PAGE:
Friday, July 24, 2009

Government Health Care Flow Chart (from Congress)

This chart is from Congress and illustrates how simple our new government health care will be. I'm not making this up, this is not a joke, although I can see where you would get that.

Thursday, July 23, 2009

I beg to differ Mr. President

President Obama,

You were asked last night about a black Harvard Professor who was arrested for disorderly conduct after breaking into his own home. The police responded to a call of two men breaking in to the home, asked to see his ID, and he defiantly refused and accused the officers of racism. Eventually he shows proof of ownership, but continues to be agitated. You said that "I think it's fair to say, No. 1, any of us would be pretty angry,"

Apparently you and I are different. I would not be upset to see the police showing to prevent what looked like a burglary of my property. I would be grateful and happily show them my ID. I would be left thinking I live in a safe neighborhood with a good neighborhood watch. Hopefully I would know my neighbors so they would have recognized me in the first place, but that's beside the point.

And then you had the boldness to say "No. 2, that the Cambridge police acted stupidly in arresting somebody when there was already proof that they were in their own home." I still can't believe called the police officers stupid for doing their job and responding to a robbery. Sure, now you are claiming that you were calling the incident stupid. But clearly you said the police acted stupidly, which implies you called the police officers stupid. The professor was not arrested at that point for breaking into his home, he was arrested for disorderly conduct.

You then said "And No. 3 — what I think we know separate and apart from this incident — is that there is a long history in this country of African-Americans and Latinos being stopped by law enforcement disproportionally and that’s just a fact." Whether or not you not you said it was apart from this incident, your words in fact imply you are calling the officers racists. I think its obvious this wasn't a case of racism. Perhaps the man shouldn't have been arrested, but if you're being yelled at and called a racist for doing your job you aren't going to be sympathetic. There was a black officer present. Additionally, the arresting officer has taught a diversity class to other officers for the past five years. I don't think a racist would do that. The police officer shouldn't be apologizing, you and the professor you should be apologizing for calling him racist.

It wouldn't surprise me if your friend Professor Gates wanted to be arrested. I'm not saying he came thinking he would get arrested. But now that he was arrested he is on cable news. Next thing you know he will be announcing his book deal.



Health Care - Worth Taking the Time to Fix

Yesterday, thankfully, it was announced that the health care bill will not be voted on before the August recess despite President Obama's time table to do so. (You can't blame the Republicans anymore, the Democrats have a filibuster-proof majority in the Senate so all the delays are from their disagreements) This is only a good thing, in my opinion, no matter what side you stand on.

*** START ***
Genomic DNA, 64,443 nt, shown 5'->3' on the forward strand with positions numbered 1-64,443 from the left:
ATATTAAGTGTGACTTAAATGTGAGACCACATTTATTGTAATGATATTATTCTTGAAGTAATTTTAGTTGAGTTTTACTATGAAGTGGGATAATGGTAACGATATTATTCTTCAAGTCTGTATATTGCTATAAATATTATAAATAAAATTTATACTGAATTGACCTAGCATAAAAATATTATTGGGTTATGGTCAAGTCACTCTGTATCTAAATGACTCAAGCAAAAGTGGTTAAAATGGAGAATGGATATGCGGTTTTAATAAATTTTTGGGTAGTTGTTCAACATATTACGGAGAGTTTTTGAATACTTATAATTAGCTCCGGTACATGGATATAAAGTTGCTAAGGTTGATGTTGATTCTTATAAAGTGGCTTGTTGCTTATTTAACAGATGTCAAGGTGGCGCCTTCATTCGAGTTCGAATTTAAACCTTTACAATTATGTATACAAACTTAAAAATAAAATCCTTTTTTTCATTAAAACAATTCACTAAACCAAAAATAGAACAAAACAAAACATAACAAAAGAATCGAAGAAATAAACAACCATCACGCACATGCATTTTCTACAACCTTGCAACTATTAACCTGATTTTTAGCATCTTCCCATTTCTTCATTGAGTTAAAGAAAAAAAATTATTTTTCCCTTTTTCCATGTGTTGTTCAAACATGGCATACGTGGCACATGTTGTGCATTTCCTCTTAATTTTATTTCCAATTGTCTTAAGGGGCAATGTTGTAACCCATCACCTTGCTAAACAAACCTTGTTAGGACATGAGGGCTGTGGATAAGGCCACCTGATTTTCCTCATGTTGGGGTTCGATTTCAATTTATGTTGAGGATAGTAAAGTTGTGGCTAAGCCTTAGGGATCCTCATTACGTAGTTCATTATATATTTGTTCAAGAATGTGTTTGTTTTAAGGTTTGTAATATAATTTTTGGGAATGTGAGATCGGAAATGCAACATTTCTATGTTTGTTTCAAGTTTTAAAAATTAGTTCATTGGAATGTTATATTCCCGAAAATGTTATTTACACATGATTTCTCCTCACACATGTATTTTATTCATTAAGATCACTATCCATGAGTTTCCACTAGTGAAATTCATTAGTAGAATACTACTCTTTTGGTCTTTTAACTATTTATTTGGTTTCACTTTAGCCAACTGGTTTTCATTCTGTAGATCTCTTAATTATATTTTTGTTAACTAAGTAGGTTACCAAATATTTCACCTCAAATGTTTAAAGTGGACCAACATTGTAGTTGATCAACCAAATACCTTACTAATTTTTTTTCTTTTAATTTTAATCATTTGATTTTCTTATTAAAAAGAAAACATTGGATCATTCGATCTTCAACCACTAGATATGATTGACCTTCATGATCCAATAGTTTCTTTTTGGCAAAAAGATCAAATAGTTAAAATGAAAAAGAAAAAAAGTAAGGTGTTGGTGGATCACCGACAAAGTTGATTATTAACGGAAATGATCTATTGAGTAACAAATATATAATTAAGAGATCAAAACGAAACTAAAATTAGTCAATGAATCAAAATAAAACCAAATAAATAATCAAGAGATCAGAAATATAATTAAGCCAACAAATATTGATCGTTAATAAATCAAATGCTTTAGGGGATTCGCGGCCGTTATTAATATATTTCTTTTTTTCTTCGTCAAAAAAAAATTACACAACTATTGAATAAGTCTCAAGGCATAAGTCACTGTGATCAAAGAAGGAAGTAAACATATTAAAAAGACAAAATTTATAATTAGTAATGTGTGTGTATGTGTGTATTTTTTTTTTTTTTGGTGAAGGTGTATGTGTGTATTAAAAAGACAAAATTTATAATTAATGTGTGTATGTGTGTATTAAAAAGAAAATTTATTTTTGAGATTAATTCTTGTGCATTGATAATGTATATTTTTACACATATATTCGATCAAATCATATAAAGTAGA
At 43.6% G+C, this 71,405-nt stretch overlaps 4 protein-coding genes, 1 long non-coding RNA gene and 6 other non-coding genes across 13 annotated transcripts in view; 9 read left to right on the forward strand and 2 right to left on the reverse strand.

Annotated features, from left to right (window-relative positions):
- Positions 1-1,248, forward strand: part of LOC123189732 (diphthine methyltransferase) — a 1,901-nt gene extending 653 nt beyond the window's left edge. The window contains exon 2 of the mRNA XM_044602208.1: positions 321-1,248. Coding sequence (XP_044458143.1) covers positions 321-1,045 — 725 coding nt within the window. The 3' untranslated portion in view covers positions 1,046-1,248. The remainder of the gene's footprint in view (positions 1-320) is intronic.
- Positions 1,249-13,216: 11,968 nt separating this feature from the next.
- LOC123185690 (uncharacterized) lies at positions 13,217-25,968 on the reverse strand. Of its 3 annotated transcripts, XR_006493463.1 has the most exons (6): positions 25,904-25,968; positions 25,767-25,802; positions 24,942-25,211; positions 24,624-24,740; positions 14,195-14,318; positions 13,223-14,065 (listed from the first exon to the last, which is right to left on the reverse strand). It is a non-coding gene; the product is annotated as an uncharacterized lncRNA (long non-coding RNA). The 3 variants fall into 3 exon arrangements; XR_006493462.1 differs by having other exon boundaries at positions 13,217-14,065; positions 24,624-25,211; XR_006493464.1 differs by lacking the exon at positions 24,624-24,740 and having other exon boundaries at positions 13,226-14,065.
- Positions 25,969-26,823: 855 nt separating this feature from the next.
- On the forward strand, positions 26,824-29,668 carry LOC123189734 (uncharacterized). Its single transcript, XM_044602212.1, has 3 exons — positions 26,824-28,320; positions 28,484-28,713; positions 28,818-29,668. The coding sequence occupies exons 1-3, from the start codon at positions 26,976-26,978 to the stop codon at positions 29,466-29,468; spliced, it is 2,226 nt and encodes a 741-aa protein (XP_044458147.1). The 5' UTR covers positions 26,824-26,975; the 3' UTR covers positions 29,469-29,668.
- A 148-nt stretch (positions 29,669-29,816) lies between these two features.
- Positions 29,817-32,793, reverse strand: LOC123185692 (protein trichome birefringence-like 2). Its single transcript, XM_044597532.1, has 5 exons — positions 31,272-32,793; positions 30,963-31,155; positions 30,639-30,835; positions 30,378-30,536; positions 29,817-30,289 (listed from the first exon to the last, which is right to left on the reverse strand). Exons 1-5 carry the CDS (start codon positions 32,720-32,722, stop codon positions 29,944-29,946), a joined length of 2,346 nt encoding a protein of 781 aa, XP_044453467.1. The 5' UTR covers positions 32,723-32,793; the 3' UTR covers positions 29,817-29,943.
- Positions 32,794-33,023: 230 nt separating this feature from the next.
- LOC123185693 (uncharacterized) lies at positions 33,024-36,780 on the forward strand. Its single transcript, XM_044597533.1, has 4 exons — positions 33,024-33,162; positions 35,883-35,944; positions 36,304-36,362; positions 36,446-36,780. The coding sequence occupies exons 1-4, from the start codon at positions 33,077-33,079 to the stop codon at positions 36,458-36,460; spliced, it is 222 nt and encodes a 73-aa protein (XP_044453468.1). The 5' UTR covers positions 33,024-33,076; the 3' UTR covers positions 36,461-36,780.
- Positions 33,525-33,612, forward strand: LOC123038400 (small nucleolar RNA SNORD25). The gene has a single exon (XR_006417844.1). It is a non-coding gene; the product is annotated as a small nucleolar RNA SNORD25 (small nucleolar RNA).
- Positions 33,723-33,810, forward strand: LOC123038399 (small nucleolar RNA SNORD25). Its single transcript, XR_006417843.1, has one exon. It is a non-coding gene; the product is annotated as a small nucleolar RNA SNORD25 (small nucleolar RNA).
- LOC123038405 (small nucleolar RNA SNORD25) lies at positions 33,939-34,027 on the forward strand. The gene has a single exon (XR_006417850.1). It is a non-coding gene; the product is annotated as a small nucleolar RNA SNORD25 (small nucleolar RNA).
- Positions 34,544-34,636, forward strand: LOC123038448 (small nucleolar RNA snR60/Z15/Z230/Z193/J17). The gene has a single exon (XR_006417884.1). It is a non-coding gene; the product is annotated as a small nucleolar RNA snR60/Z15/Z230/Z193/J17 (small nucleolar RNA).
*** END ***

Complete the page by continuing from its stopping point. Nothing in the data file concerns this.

If health care is as important an issue as it is claimed, then we the American people deserve for any bill promising reform to have had the time devoted to it to try and ensure it is well thought out. There are many issues yet to have been addressed, including how much exactly this will cost, how we will pay for it, who and how covered procedures and medicines will be determined, what sacrifices we will have to make, (and there will be, despite vague answers) and more. This are not easy and light issues. As of yet, I have not heard satisfactory answers to these questions. His news conference Wednesday certainly failed to offer them. To try and push such a bill through without these questions having been addressed and explained to the American people, who should have a chance to respond, was ludicrous on the part of the President.

The problems of our nations health care have been around and developing for years. How then can you argue that a bill must be passed so quickly, that a couple more months cannot be given to try and ensure the bill is good? Many point to President Bush as having used the politics of fear to push through legislation in the wake of 9/11. I point to President Obama as using the politics of fear to push through health care and other legislation that dramatically changes the nature and role of our government. Obama is afraid if he doesn't get his bill passed soon, Americans will begin to realize that it isn't the silver bullet he promised. The economic crisis that burst forth open last October was not related to health care. (it was caused by over-borrowing, and is being fixed by over-borrowing) And yet, the President seems to connect the two and use the financial crisis as a pretext for rushing through health care reform. If President Bush used fear tactics, President Obama has used them from the beginning of his presidency.